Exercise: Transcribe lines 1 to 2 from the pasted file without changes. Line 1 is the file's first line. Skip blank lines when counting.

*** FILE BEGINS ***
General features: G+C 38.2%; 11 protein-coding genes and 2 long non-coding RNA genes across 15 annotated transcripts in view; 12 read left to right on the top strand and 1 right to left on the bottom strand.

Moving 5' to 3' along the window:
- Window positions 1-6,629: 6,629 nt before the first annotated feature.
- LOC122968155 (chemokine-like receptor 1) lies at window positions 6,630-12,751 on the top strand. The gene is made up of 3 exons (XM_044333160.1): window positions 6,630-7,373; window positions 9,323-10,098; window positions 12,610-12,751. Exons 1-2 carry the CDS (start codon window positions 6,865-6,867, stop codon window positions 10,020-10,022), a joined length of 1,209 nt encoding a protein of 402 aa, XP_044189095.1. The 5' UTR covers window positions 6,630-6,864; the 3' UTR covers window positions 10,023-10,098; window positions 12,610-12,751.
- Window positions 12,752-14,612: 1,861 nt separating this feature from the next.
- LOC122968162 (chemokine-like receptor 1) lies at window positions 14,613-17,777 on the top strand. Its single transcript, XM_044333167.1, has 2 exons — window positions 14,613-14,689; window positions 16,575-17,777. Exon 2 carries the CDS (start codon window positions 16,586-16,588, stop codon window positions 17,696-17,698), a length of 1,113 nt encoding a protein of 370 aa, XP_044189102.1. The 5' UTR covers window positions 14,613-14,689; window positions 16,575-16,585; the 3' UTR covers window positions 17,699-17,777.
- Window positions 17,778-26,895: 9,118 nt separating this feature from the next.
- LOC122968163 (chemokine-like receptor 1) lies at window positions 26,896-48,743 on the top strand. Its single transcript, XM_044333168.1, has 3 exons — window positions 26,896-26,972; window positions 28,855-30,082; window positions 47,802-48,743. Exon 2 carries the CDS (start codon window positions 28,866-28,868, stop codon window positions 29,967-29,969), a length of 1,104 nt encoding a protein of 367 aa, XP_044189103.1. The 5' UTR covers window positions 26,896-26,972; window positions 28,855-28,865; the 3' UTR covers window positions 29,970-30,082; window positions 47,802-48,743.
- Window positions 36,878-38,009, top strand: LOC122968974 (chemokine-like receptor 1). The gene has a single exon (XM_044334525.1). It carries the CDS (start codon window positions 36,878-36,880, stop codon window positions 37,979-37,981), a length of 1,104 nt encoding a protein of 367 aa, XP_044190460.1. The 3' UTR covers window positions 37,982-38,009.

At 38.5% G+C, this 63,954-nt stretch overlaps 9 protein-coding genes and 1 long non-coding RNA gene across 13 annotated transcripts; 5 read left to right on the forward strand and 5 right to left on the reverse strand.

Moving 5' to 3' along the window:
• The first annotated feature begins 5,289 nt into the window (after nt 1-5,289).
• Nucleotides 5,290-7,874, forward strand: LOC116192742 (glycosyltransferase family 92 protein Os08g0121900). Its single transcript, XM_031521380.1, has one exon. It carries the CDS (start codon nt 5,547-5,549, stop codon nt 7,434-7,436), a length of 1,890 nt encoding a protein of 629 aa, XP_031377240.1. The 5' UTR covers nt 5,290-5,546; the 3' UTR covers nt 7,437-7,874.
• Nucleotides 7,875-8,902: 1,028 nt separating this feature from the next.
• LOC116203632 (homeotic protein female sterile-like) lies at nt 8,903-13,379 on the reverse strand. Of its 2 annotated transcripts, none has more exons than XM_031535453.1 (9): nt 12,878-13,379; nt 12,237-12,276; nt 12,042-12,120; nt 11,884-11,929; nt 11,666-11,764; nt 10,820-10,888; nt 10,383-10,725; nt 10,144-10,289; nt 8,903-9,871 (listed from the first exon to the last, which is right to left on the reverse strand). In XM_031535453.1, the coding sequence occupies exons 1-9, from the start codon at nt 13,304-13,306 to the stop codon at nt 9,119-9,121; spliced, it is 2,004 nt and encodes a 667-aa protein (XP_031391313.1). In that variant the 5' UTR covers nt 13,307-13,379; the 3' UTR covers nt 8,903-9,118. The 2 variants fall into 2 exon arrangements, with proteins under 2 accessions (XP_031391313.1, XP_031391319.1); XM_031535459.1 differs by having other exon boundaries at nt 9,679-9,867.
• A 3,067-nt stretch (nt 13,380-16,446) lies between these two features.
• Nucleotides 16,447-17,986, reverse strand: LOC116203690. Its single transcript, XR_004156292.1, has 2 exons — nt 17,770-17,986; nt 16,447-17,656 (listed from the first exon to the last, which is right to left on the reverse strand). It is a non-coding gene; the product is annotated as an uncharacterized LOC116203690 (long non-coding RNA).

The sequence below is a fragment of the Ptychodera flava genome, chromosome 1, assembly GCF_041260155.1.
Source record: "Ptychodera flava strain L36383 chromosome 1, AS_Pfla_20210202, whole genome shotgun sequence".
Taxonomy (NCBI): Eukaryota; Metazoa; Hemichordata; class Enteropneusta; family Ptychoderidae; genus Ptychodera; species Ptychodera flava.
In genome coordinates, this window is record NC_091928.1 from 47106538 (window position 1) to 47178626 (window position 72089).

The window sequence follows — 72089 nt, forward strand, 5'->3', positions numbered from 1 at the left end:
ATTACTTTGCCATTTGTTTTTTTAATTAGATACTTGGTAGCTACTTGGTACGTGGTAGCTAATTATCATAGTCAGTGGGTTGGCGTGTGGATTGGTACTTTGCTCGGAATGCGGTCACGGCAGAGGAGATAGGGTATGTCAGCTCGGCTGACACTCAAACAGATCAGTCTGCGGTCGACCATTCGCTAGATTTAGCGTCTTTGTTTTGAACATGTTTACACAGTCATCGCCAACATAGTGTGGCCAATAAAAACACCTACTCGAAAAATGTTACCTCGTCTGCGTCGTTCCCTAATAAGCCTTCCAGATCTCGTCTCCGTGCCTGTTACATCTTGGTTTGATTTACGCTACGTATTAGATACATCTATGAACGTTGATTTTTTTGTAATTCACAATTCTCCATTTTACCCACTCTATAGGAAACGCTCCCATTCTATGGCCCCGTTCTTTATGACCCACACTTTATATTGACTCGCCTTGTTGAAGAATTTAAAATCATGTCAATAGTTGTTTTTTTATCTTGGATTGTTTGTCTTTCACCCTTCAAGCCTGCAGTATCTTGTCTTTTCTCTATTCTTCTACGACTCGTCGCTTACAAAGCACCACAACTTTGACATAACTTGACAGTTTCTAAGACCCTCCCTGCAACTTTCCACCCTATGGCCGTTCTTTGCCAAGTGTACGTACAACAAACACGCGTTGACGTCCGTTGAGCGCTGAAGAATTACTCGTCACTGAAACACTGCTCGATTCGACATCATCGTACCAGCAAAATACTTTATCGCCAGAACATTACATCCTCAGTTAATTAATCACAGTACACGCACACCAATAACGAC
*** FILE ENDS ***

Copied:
General features: G+C 38.2%; 11 protein-coding genes and 2 long non-coding RNA genes across 15 annotated transcripts in view; 12 read left to right on the top strand and 1 right to left on the bottom strand.

Moving 5' to 3' along the window: